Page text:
ACT I. Sicily, late-thirteenth century. Fortune has turned against the outlaw Gualtiero, whose pirate fleet has been defeated by the forces of Ernesto on behalf of King Charles. As the people of Caldora look anxiously to sea during a storm, Gualtiero and his crew are cast ashore. He is recognized by his old tutor, Goffredo, who now lives as a hermit. Gualtiero asks what has become of Imogene, whom he still loves. Goffredo is reluctant to answer, but when the people say the local duchess-Imogene herself-is on her way to help the shipwreck victims, he urges Gualtiero not to let himself be discovered by his enemies.
Imogene arrives at the beach and greets the survivors. Questioning Gualtiero's friend Itulbo, she learns to her distress that the pirate captain may have been lost during the recent sea battle. As an aside to her companion, Adele, Imogene confides a recent dream in which she imagined Gualtiero wounded and dying upon a beach; her husband accused her of causing the man's death and dragged her away. Gualtiero, briefly stepping outside the hermit's hut, recognizes Imogene. When the sound of his voice stirs further memories of her lost love, her companions see how upset she is and lead her back to her nearby castle of Caldora.
That night, outside the castle, the shipwreck victims have been enjoying the duchess's hospitality. Itulbo, afraid their identify will be discovered, wants them to quiet down, but they share more drinks before returning to the castle. Imogene emerges, having sent Adele to find the mysterious stranger whose voice she heard on the beach. Gualtiero approaches, unrecognized at first, and answers her solicitous questions about his misfortunes, which she compares to her own. When he reveals his identity and accuses her of betraying him, she replies that she had to marry Ernesto in order to save her aged father from death in prison. They are interrupted by ladies-in-waiting, who bring Imogene's child. Gualtiero seizes his enemy's son, threatening to do away with him. At the sight of Imogene's distress, he relents and gives the boy back to her, then hurries away.
Scarcely has Imogene breathed a sigh of relief when word comes that her husband has returned triumphant from the sea battle. His soldiers march in, singing of their exploits. Ernesto joins them-and cannot understand why Imogene seems depressed at such a glorious moment. Her anxieties are justified when Ernesto sends for the leader of the shipwrecked crew and proceeds to question him. Itulbo answers in Gualtiero's stead, saying they are from Liguria, "where all strangers are welcome." Ernesto notes that the Ligurians sheltered his enemy, Gualtiero, and provisioned the pirates, so he orders the crew held until he can find out more about them. Upon Imogene's intercession, however, he agrees to let them leave, if they will do so the next morning. Aside, Gualtiero threatens Imogene with dire consequences if she will not meet him one more time, while Ernesto wonders why he mistrusts these strangers. Because Imogene is afraid to meet with him, Gualtiero starts to throw himself on Ernesto, but Itulbo and Goffredo restrain him. Imogene swoons, revives, and is led away, while Ernesto fears for her sanity. Gualtiero, recklessly longing for revenge, is dragged away by his restraints.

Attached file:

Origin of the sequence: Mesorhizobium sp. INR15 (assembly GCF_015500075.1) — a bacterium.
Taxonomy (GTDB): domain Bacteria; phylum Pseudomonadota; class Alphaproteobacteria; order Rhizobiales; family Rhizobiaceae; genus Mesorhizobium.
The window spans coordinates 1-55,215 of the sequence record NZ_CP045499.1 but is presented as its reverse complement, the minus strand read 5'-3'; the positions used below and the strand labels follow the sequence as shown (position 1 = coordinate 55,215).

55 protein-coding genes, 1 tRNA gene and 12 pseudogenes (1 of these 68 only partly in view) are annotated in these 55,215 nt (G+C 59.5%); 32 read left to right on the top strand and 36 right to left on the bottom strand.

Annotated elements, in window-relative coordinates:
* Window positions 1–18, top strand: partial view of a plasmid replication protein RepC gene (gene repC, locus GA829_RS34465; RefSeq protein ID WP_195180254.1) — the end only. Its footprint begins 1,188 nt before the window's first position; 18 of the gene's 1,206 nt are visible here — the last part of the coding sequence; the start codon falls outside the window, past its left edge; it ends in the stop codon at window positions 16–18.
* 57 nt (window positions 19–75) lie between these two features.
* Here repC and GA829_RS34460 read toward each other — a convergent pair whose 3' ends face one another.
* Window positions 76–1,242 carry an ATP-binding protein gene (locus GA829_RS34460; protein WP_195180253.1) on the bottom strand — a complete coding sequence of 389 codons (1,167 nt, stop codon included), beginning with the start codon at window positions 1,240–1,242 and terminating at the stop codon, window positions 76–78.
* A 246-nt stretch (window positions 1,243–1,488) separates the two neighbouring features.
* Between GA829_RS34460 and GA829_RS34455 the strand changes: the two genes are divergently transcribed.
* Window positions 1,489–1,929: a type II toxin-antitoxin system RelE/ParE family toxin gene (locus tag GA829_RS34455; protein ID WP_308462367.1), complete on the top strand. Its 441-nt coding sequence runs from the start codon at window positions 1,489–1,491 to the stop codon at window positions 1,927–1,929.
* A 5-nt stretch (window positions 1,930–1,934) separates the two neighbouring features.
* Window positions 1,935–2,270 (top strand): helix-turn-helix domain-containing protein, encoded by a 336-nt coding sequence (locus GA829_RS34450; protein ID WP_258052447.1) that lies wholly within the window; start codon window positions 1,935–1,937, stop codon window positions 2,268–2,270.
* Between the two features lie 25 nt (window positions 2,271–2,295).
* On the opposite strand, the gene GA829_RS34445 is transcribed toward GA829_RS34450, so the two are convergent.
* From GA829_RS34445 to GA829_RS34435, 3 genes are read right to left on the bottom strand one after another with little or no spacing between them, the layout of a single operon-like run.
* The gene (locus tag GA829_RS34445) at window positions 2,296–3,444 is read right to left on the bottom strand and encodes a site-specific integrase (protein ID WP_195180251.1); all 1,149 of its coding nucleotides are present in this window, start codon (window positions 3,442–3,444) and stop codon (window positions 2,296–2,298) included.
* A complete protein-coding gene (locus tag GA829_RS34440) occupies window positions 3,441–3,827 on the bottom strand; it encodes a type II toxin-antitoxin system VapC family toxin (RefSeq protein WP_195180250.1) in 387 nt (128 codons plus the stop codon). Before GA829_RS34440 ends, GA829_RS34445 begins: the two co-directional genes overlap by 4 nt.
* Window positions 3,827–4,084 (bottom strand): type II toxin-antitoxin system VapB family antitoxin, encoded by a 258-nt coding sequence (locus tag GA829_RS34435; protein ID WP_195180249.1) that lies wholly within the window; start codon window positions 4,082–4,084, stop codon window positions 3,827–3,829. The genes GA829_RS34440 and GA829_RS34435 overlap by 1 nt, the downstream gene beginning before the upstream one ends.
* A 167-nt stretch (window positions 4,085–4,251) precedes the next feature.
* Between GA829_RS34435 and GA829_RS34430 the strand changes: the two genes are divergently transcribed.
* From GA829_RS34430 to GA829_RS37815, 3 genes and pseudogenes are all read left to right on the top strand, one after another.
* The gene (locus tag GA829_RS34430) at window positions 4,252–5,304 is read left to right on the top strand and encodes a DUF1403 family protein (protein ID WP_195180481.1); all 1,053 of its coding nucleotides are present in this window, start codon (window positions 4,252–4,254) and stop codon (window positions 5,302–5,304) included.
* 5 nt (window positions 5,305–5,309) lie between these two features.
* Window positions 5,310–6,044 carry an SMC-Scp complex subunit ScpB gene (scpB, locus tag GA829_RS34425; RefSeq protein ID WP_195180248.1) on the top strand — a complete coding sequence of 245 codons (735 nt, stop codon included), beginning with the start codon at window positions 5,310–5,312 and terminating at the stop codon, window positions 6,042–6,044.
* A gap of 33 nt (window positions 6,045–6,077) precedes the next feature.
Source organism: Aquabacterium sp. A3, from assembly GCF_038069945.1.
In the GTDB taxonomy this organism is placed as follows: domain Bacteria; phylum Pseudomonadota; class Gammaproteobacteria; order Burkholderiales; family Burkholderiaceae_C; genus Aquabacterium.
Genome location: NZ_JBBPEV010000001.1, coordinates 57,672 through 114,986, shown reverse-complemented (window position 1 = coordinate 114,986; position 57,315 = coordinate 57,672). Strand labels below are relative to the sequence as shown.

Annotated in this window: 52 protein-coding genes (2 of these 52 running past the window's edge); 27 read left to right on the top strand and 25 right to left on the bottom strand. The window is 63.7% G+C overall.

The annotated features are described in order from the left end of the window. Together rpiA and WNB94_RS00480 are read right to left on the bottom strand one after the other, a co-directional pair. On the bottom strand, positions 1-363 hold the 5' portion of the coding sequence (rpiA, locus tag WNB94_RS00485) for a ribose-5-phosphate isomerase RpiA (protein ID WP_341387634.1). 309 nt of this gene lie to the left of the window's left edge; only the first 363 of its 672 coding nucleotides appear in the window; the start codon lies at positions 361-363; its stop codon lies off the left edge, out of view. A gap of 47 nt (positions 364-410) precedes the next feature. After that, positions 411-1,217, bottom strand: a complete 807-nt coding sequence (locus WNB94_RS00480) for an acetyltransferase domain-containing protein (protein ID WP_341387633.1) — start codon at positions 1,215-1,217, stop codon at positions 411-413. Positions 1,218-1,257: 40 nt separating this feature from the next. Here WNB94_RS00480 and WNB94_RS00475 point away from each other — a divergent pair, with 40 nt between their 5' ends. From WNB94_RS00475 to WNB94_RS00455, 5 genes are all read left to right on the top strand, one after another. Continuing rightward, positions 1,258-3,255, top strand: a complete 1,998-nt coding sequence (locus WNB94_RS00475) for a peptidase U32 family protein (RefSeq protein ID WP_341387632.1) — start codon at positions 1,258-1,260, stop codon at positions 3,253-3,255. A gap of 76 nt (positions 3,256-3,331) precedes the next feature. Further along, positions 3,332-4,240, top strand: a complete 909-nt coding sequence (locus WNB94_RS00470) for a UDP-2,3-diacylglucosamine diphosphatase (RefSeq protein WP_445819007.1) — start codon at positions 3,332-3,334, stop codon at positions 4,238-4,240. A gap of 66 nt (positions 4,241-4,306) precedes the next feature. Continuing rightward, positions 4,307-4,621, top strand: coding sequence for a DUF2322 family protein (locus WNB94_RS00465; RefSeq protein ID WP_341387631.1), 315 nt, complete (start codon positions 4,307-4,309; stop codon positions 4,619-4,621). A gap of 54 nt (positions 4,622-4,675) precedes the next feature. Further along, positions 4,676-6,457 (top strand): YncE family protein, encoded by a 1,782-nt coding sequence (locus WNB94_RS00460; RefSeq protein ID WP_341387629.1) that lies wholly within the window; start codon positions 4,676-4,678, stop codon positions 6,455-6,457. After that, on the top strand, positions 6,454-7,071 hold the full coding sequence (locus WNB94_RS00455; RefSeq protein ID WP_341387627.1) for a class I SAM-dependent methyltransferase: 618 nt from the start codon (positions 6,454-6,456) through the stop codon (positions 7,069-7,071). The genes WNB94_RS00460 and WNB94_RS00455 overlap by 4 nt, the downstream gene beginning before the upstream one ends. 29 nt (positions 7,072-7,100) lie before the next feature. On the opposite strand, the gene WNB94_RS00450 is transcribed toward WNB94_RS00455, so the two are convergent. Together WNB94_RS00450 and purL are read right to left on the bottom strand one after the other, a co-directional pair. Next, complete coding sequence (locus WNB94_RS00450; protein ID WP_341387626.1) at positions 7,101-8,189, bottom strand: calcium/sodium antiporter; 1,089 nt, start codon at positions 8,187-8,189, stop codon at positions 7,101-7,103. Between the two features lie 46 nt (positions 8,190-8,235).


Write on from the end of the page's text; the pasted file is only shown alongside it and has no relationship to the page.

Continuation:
ACT II. Imogene's ladies-in-waiting express concern for her as she rests in her chamber. When they have left, Adele tells her she may now go to meet Gualtiero, who has sworn not to leave without seeing her. Ernesto enters, however, challenging her indifference. She admits she still loves Gualtiero, "but as one loves a man dead and buried." Then Ernesto receives a note saying Gualtiero lives and is present in the castle. Imogene warns of sure bloodshed, but Ernesto, furious, dashes from the chamber.
On the castle terrace toward daybreak, Gualtiero refuses to be persuaded by Itulbo that they should make their escape immediately, as Ernesto stipulated. Gualtiero wants to defy Ernesto, risking his own men's lives if necessary. Itulbo leaves as Imogene arrives for a final rendezvous with Gualtiero, who delivers an ultimatum: Either she flees with him, thereby punishing Ernesto, or Gualtiero stays and fights. Refusing to dishonor her marriage vows, no matter how unwelcome, she asks Gualtiero to forgive her and to flee from Ernesto's wrath. As she bids him farewell, Ernesto draws near and sees their last embrace, then bursts forth to challenge his rival. Both men are spoiling for a fight and ignore Imogene's pleas to kill her instead. They rush off. With Adele, who has arrived to comfort her, Imogene heads after the men, hoping to stop them.
In the castle later that day, the duke's followers form a funeral procession and swear to avenge his death at the hand of Gualtiero. To their surprise, Gualtiero enters. He throws down his sword and says he is ready for vengeance, but they reply he must first be condemned by a tribunal. Turning to Adele, he asks her to carry his final farewell to Imogene, in the hope that she will pray for him in death. He leaves with the knights to face his fate. Imogene wanders in, distracted, imagining she has saved her son from assassins and brought him to his dying father. When the boy actually arrives, she speaks consolingly to him until a trumpet sounds from the Council Chamber, announcing Gualtiero's condemnation. Realizing, despite her madness, that he is about to die, she envisions the scaffold and declares herself ready to die too, of grief.
-- courtesy of Opera News